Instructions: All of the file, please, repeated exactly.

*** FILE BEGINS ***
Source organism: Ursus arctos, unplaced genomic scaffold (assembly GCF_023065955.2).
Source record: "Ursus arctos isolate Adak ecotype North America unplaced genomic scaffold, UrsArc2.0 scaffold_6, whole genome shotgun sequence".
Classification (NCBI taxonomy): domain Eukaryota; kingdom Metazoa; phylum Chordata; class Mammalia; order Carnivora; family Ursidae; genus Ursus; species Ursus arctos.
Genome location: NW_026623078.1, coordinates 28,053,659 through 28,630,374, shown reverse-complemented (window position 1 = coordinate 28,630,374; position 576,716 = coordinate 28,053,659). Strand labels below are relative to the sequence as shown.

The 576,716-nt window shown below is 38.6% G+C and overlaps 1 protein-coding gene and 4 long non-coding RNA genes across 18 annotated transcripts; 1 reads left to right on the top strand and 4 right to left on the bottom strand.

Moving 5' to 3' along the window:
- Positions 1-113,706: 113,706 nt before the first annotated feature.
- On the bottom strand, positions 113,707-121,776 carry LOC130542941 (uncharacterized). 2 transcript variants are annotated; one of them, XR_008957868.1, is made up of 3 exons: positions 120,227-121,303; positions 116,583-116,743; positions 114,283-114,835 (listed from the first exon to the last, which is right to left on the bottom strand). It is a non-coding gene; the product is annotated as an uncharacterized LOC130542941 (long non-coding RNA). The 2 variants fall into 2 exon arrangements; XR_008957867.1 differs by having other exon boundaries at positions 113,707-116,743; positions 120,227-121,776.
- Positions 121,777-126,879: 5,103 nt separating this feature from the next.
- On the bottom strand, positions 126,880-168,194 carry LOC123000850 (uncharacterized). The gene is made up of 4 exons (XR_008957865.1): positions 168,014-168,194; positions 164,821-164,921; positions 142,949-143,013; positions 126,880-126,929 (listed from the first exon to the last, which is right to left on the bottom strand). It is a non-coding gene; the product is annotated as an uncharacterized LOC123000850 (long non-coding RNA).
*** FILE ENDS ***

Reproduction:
Source organism: Ursus arctos, unplaced genomic scaffold (assembly GCF_023065955.2).
Source record: "Ursus arctos isolate Adak ecotype North America unplaced genomic scaffold, UrsArc2.0 scaffold_6, whole genome shotgun sequence".
Classification (NCBI taxonomy): domain Eukaryota; kingdom Metazoa; phylum Chordata; class Mammalia; order Carnivora; family Ursidae; genus Ursus; species Ursus arctos.
Genome location: NW_026623078.1, coordinates 28,053,659 through 28,630,374, shown reverse-complemented (window position 1 = coordinate 28,630,374; position 576,716 = coordinate 28,053,659). Strand labels below are relative to the sequence as shown.

The 576,716-nt window shown below is 38.6% G+C and overlaps 1 protein-coding gene and 4 long non-coding RNA genes across 18 annotated transcripts; 1 reads left to right on the top strand and 4 right to left on the bottom strand.

Moving 5' to 3' along the window:
- Positions 1-113,706: 113,706 nt before the first annotated feature.
- On the bottom strand, positions 113,707-121,776 carry LOC130542941 (uncharacterized). 2 transcript variants are annotated; one of them, XR_008957868.1, is made up of 3 exons: positions 120,227-121,303; positions 116,583-116,743; positions 114,283-114,835 (listed from the first exon to the last, which is right to left on the bottom strand). It is a non-coding gene; the product is annotated as an uncharacterized LOC130542941 (long non-coding RNA). The 2 variants fall into 2 exon arrangements; XR_008957867.1 differs by having other exon boundaries at positions 113,707-116,743; positions 120,227-121,776.
- Positions 121,777-126,879: 5,103 nt separating this feature from the next.
- On the bottom strand, positions 126,880-168,194 carry LOC123000850 (uncharacterized). The gene is made up of 4 exons (XR_008957865.1): positions 168,014-168,194; positions 164,821-164,921; positions 142,949-143,013; positions 126,880-126,929 (listed from the first exon to the last, which is right to left on the bottom strand). It is a non-coding gene; the product is annotated as an uncharacterized LOC123000850 (long non-coding RNA).